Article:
*Mu'm àm seo bha na Finneachan gu lèir aithichte dha chèile a thaobh a bhreacan sònrachte a bhi air gach duine.
*About the same time, there were 12 men and a piper from the Clan MacRae fleeing from the place (Culloden). The piper took a rest in a willow grove beside the trail in order to wrap his pipes in his plaid. He wasn't long there when a mounted redcoat coming up the road noticed him, and attacked him. The piper had nothing but his dagger, but before the trooper could put up his guard, he was stabbed to death. After the piper had taken the money from the Sasunnach's bag he started trying to remove the boots that were so tight round the knees that he could not pull them off. He took his dagger, cut the legs off the Sasunnach at the knee and threw them in his plaid with his pipes. He took off after the others but didn't manage to catch up with them. That night, the MacRaes reached Torgoyle in Glenmoriston where there was a small inn beside the road to Kintail. Because there wasn't enough space for them all in the inn, they slept in the barn, saying to the inn-keeper that no-one should disturb them till morning or they would be killed for their trouble. About midnight, the piper reached Torgoyle in a sweat and asked of the servant girl would she open the door to him and had she seen 12 MacRaes heading up the Glen. The lass said she had but they hadn't left yet and were asleep in yonder barn. “I'll come with you”, says the piper. “You'll not”, says the lass, “they asked not to let anyone in till morning and it would not be safe for you, but I'll make you a bed in in the stable that will be much more comfortable than they have. After the piper had eaten and had a dram, he and the lass went out to the stable. The night was cold and the piper said that he would lie in the stall in front of the brindled cow. The lass asked why would he do that? The piper said that the breath of the cow would keep him warm. So, he stretched himself out in the stall in front of the cow and the servant girl put a good heap of hay over him. As soon as the lass had left the stable, the piper got on with his task and before daybreak he had managed to extract the Sasunnach's legs from the boots, thrown them in the trough in front of the brindled cow, and bundled the boots with his pipes in his plaid. In the twilight, he and the other MacRaes departed on their road. The daughter of the house went to the stable to wish the piper good morning. When she reached the place where her sweetheart lay, all she saw in her lover's bed were the legs of the Sasunnach. Crying and in great distress she went in to the inn-keeper who asked what was the matter? “Och nan Och”, she says, “the brindled cow has eaten the piper completely last night, there's nothing left except his legs. The inn-keeper leapt up with an axe in has hand, killed the cow and buried it and the Sasunnach's legs in the same grave!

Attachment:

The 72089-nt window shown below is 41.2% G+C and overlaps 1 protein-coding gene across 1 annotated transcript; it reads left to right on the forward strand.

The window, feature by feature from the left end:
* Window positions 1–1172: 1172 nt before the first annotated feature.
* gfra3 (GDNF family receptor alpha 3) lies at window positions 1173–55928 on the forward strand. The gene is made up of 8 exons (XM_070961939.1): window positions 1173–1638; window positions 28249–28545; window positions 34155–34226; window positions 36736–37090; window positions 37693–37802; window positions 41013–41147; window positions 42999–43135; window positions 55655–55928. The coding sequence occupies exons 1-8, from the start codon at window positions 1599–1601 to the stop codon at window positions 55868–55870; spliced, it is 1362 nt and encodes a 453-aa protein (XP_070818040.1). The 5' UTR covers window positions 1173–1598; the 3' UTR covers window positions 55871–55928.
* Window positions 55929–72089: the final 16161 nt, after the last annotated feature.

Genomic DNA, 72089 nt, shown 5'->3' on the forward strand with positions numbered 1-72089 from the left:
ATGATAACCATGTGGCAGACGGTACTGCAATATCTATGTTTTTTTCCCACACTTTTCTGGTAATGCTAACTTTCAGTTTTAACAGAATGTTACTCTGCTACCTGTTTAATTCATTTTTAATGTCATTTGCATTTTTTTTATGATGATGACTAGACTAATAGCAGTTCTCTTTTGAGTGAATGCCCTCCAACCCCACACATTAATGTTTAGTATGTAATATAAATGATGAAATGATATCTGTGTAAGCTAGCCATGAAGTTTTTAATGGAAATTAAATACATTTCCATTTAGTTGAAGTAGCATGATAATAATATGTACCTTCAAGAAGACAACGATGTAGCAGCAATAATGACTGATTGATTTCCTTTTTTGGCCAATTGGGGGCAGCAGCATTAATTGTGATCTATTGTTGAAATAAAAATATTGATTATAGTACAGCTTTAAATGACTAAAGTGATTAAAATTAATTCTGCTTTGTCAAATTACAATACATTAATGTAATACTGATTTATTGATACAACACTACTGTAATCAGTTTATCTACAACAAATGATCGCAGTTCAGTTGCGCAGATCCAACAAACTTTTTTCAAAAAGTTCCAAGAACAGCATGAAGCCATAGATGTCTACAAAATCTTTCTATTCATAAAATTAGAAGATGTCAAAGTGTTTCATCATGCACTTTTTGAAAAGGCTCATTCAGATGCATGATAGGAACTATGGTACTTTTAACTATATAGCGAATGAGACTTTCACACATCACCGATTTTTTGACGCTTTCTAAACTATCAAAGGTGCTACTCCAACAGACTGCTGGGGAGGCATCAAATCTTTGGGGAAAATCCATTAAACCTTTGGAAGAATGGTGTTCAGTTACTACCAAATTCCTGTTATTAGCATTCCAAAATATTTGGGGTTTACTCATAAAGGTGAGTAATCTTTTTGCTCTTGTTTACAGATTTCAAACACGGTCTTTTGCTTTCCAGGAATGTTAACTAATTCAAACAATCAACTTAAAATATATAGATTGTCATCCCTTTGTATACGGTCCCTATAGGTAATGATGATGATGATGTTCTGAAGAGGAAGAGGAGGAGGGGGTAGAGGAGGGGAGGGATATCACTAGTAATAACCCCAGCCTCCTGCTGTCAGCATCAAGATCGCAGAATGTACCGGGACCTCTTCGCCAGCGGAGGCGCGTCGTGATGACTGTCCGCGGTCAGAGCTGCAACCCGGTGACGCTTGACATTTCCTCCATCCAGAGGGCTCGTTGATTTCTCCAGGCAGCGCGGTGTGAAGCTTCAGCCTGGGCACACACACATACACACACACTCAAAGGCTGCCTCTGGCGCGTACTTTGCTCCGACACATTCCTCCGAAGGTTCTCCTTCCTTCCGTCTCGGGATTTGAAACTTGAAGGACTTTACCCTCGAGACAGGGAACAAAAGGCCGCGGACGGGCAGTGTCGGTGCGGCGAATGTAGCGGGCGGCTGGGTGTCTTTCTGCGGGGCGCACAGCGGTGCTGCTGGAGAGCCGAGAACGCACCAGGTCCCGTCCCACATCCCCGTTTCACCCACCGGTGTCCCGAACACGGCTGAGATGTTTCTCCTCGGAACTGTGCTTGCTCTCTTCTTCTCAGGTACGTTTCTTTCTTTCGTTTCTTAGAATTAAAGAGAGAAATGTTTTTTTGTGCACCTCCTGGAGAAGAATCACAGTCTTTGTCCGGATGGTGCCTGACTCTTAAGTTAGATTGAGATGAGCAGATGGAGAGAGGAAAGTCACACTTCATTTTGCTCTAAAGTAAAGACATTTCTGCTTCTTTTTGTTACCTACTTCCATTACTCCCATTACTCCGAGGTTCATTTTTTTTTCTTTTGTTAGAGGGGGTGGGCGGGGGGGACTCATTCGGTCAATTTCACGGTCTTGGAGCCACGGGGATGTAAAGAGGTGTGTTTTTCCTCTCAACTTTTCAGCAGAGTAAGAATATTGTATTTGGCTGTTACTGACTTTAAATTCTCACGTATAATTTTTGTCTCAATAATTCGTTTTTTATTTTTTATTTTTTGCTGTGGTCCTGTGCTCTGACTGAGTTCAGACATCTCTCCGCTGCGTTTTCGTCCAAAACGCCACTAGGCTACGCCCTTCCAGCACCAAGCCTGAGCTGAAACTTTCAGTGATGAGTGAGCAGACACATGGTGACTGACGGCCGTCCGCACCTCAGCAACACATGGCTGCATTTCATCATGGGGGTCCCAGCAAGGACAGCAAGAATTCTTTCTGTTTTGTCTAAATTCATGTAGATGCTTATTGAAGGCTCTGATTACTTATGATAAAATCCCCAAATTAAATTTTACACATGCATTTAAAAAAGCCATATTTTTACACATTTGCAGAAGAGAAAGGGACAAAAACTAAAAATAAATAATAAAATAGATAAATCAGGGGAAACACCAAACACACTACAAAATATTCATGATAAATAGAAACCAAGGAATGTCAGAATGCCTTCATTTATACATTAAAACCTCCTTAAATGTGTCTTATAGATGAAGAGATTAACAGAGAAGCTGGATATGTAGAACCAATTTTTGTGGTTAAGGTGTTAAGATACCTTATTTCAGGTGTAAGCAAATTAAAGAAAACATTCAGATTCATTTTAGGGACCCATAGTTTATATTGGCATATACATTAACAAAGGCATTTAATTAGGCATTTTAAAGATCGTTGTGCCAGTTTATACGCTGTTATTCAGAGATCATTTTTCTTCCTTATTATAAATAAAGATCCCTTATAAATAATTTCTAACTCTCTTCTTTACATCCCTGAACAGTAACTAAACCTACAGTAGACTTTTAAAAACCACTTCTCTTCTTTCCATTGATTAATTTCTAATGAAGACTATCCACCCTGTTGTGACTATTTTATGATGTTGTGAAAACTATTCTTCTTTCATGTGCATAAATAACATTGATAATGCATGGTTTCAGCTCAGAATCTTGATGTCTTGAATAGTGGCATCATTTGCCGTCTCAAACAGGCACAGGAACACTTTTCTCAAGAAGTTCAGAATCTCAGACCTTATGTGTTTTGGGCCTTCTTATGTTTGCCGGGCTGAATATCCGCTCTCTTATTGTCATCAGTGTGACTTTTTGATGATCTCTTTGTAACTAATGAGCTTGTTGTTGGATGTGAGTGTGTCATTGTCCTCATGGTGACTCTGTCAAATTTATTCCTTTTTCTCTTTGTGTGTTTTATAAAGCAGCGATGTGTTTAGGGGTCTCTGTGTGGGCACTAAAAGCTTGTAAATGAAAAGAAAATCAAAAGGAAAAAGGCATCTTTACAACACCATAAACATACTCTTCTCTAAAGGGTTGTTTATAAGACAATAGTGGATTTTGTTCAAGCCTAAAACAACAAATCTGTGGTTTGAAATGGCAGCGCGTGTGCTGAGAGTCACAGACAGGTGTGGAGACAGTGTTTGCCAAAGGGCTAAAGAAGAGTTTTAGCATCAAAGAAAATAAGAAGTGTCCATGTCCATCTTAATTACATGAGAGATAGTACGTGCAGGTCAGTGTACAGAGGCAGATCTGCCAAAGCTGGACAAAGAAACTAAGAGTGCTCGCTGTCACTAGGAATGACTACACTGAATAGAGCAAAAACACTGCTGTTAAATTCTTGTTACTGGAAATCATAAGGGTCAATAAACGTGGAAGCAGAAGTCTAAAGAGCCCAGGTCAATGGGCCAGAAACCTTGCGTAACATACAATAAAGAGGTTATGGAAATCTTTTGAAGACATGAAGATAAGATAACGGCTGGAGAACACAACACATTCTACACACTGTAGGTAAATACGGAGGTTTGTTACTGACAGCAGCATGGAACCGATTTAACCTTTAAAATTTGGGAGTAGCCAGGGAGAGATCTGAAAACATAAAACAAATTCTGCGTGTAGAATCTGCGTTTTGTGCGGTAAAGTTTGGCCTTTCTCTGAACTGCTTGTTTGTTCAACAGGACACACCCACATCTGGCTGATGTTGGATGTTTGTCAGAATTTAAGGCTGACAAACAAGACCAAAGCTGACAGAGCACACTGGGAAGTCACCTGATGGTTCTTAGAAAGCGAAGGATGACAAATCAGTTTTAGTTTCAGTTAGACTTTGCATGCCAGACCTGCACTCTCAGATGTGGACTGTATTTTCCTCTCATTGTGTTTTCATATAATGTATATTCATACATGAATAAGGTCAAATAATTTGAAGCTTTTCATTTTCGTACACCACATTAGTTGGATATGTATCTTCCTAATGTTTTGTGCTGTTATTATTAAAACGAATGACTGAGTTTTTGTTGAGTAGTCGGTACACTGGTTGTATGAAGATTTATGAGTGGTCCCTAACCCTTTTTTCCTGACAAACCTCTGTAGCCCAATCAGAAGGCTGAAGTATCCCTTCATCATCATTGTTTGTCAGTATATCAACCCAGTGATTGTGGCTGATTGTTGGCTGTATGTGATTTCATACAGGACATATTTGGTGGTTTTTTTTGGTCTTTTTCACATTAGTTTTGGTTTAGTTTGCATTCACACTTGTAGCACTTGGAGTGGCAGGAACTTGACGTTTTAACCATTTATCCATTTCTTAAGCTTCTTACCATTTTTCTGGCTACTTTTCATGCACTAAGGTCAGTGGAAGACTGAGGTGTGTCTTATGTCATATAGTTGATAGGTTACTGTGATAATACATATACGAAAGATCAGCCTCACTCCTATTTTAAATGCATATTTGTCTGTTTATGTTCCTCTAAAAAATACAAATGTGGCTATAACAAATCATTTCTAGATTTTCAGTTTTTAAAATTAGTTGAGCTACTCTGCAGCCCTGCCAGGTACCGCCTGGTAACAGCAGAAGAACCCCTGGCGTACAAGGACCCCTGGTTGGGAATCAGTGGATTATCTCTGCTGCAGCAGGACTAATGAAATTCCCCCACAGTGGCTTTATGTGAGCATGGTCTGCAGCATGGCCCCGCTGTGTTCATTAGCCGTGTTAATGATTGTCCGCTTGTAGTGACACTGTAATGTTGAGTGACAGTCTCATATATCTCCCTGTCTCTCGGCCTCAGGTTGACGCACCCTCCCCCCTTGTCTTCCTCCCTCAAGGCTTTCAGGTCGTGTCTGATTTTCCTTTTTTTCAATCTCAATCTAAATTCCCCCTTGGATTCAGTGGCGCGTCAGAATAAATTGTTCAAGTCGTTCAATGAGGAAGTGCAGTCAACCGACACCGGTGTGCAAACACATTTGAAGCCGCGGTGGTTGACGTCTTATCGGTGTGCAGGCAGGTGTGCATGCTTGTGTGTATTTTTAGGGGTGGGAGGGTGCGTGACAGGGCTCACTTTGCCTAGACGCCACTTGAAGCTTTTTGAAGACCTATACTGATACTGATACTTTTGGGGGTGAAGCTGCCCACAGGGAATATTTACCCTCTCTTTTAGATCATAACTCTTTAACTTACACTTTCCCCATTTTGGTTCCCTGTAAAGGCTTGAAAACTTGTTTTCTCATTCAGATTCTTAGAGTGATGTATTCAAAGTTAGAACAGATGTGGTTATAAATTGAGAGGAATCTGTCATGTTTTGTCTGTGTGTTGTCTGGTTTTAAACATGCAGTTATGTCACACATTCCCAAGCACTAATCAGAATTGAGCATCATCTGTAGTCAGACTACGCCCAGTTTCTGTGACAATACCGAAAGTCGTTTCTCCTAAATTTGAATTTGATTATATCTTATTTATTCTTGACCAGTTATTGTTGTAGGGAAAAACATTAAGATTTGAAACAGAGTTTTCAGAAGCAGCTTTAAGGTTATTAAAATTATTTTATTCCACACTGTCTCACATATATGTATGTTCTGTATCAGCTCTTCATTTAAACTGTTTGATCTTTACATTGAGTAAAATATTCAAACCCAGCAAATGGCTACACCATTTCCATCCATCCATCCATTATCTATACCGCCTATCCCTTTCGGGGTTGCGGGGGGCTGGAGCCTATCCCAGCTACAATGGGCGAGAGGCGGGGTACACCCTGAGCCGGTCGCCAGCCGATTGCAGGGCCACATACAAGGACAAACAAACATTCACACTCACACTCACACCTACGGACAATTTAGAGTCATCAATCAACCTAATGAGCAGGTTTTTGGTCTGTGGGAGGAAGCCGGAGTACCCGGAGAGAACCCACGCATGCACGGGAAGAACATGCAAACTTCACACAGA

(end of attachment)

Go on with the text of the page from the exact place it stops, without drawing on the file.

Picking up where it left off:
*At this time, the clans knew each other by the distinctive plaids that each one wore.